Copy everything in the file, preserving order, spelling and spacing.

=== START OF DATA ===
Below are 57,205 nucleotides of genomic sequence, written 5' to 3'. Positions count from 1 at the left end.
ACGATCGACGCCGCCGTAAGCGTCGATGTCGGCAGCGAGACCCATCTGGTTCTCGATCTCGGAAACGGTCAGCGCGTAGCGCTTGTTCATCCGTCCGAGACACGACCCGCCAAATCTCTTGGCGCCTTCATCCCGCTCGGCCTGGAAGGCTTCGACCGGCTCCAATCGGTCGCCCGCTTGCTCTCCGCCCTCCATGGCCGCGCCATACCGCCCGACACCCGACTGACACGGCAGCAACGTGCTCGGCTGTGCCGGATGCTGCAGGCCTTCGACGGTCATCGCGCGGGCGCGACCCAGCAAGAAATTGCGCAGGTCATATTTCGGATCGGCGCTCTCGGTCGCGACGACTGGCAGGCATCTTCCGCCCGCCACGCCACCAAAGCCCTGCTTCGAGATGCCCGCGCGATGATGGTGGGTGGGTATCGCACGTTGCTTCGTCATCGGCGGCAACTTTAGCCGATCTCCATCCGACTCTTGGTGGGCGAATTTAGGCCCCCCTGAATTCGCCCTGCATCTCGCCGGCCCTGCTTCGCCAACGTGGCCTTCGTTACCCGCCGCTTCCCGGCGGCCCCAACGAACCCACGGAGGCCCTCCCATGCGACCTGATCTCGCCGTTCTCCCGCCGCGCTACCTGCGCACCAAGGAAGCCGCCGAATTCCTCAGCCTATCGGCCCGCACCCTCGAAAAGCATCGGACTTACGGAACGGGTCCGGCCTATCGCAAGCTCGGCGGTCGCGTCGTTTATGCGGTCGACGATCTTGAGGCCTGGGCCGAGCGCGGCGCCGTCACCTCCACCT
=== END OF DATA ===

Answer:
Below are 57,205 nucleotides of genomic sequence, written 5' to 3'. Positions count from 1 at the left end.
ACGATCGACGCCGCCGTAAGCGTCGATGTCGGCAGCGAGACCCATCTGGTTCTCGATCTCGGAAACGGTCAGCGCGTAGCGCTTGTTCATCCGTCCGAGACACGACCCGCCAAATCTCTTGGCGCCTTCATCCCGCTCGGCCTGGAAGGCTTCGACCGGCTCCAATCGGTCGCCCGCTTGCTCTCCGCCCTCCATGGCCGCGCCATACCGCCCGACACCCGACTGACACGGCAGCAACGTGCTCGGCTGTGCCGGATGCTGCAGGCCTTCGACGGTCATCGCGCGGGCGCGACCCAGCAAGAAATTGCGCAGGTCATATTTCGGATCGGCGCTCTCGGTCGCGACGACTGGCAGGCATCTTCCGCCCGCCACGCCACCAAAGCCCTGCTTCGAGATGCCCGCGCGATGATGGTGGGTGGGTATCGCACGTTGCTTCGTCATCGGCGGCAACTTTAGCCGATCTCCATCCGACTCTTGGTGGGCGAATTTAGGCCCCCCTGAATTCGCCCTGCATCTCGCCGGCCCTGCTTCGCCAACGTGGCCTTCGTTACCCGCCGCTTCCCGGCGGCCCCAACGAACCCACGGAGGCCCTCCCATGCGACCTGATCTCGCCGTTCTCCCGCCGCGCTACCTGCGCACCAAGGAAGCCGCCGAATTCCTCAGCCTATCGGCCCGCACCCTCGAAAAGCATCGGACTTACGGAACGGGTCCGGCCTATCGCAAGCTCGGCGGTCGCGTCGTTTATGCGGTCGACGATCTTGAGGCCTGGGCCGAGCGCGGCGCCGTCACCTCCACCT